A major study has found that Canadian First Nations communities with greater socio-economic advantages, educational opportunities, social support of family members and greater trust between community members, have lower cardiac risk factors.
On the other hand, First Nations communities with difficulty accessing routine health care or affordable prescription medicines have a greater burden of cardiac risk factors.
The study is the first cohort study of First Nations communities across the country, and involved First Nation community members working along with academic researchers across eight communities in Canada. The study was coordinated by the Population Health Research Institute (PHRI) of McMaster University and Hamilton Health Sciences (HHS).
A paper from the Canadian Alliance of Healthy Hearts and Minds First Nations cohort study was published by the journal Lancet Planetary Health today.
We know that Indigenous people around the world have higher rates of chronic diseases and lower life expectancy compared to non-Indigenous people.
This is largely attributable to the effects of colonisation and government policies that led to worse socio-economic circumstances and a shift away from many traditional practices and ways of knowing of Indigenous peoples.
Understanding what factors protect some First Nations communities from having a high burden of cardiovascular risk factors and what places others at risk can help First Nations communities and governments develop short and long-term policies to improve the health access and outcomes for First Nations peoples. This is the primary objective of our study."
Sonia Anand, principal investigator for the study
Darlene Davis, a First Nations research nurse and study coordinator, said:
This was the first time other First Nations were invited to participate, and I was glad that eight First Nations from the east to west coast of Canada took part. It's important we pay attention to these cardiac risks, as we need to improve our health status and increase our life expectancy."
The study involved 1,300 men and women who answered lifestyle questionnaires and had physical measures, blood samples and magnetic resonance imaging (MRI) completed.
Community audits were also conducted to assess transportation accessibility; physical environment, availability and prices of tobacco, alcohol, healthy and unhealthy foods. The study noted a lower variety of fruits and vegetables on reserves, and all foods were more expensive on reserves, except for milk. As well, half of the communities were difficult to walk for exercise.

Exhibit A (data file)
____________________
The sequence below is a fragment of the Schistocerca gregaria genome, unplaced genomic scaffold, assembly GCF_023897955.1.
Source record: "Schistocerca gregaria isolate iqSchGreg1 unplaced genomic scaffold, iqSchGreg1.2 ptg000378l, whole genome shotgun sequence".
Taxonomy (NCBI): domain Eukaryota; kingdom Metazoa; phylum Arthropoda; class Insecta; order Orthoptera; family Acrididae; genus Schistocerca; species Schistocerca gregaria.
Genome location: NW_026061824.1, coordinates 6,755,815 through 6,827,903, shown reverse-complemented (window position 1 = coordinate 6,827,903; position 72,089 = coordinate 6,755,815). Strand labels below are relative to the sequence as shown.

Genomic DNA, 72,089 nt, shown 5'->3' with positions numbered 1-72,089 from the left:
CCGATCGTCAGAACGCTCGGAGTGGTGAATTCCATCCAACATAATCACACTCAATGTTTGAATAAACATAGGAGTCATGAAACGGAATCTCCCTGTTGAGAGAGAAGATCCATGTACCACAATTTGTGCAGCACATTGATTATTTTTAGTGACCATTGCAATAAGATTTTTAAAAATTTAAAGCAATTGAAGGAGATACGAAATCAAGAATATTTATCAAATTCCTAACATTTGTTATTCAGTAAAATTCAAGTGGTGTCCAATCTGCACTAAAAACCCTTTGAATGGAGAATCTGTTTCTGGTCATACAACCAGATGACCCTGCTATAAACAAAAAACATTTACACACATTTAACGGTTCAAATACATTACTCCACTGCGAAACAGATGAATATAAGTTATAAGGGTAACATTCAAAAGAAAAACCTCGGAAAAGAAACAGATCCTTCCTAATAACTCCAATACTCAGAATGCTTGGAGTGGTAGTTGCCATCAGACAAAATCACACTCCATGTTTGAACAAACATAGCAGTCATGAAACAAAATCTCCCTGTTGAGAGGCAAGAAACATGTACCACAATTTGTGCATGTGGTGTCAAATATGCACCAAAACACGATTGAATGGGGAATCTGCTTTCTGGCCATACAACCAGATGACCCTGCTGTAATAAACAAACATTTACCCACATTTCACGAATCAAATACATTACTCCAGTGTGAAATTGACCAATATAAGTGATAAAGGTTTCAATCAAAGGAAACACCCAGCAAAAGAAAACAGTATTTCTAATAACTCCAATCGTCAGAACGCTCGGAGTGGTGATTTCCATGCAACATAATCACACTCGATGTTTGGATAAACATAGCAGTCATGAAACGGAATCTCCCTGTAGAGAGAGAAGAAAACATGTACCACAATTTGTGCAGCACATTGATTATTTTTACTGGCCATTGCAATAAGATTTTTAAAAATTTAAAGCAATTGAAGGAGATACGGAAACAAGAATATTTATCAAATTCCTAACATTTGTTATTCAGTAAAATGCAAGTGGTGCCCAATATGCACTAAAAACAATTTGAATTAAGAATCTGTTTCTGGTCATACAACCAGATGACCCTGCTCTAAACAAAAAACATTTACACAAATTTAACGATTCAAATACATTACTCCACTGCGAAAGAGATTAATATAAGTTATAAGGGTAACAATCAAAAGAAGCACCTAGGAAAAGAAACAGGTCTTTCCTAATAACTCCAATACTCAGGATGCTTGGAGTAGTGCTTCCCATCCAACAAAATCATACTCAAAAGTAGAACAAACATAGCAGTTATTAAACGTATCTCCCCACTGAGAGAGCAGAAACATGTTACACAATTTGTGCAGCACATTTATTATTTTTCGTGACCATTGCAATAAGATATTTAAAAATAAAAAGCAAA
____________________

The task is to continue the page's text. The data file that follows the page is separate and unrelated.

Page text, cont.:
The study also found that almost six of 10 participants (58%) had spent three-quarters of their lives in their community, and more than half reported having a high affinity to their heritage culture. As well, almost half of the participants reported having high optimism for their community's future. However, more than a third (37%) of people was concerned about community members being exposed to racism when off reserve.
The study found that communities with lower cardiovascular risk had a greater socio-economic advantage shown by greater employment, income and long-term marital partnerships; greater trust between community members; a higher proportion of people with a high school education, and higher social support shown by many close relationships with family members.
More risk factors were found in communities with difficulty accessing primary care and people with medical prescriptions who could not afford to fill them.
"The MRIs showed a strong relationship between the cardiac risk factor and potential vascular disease, and that implies that a reduction of these risk factors is of paramount importance to lowering vascular disease risk," said Anand, who is a professor of medicine at McMaster and a vascular medicine specialist for HHS.
The First Nations communities involved in the study included Gitxsan of B.C.; Maskwacis of Alberta; Fort McKay of Alberta; Lac La Ronge of Saskatchewan; Oneida of Ontario; Six Nations of Ontario; Wendake of Quebec and Pictou Landing of N.S.
Nadine Caron is a surgeon and co-director of the Centre for Excellence in Indigenous Health at the University of British Columbia. Although not involved in the research study, she said it was important to examine the strengths in communities that result in lower cardiac risk including social support of families, trust, advanced education, income and jobs.
"We need to partner with First Nations communities to achieve these goals. This cannot replace the responsibility of our healthcare system to also address the lack of access to primary care and prescription drugs. These issues of health equity must be addressed to prevent and reduce cardiovascular disease in First Nations communities."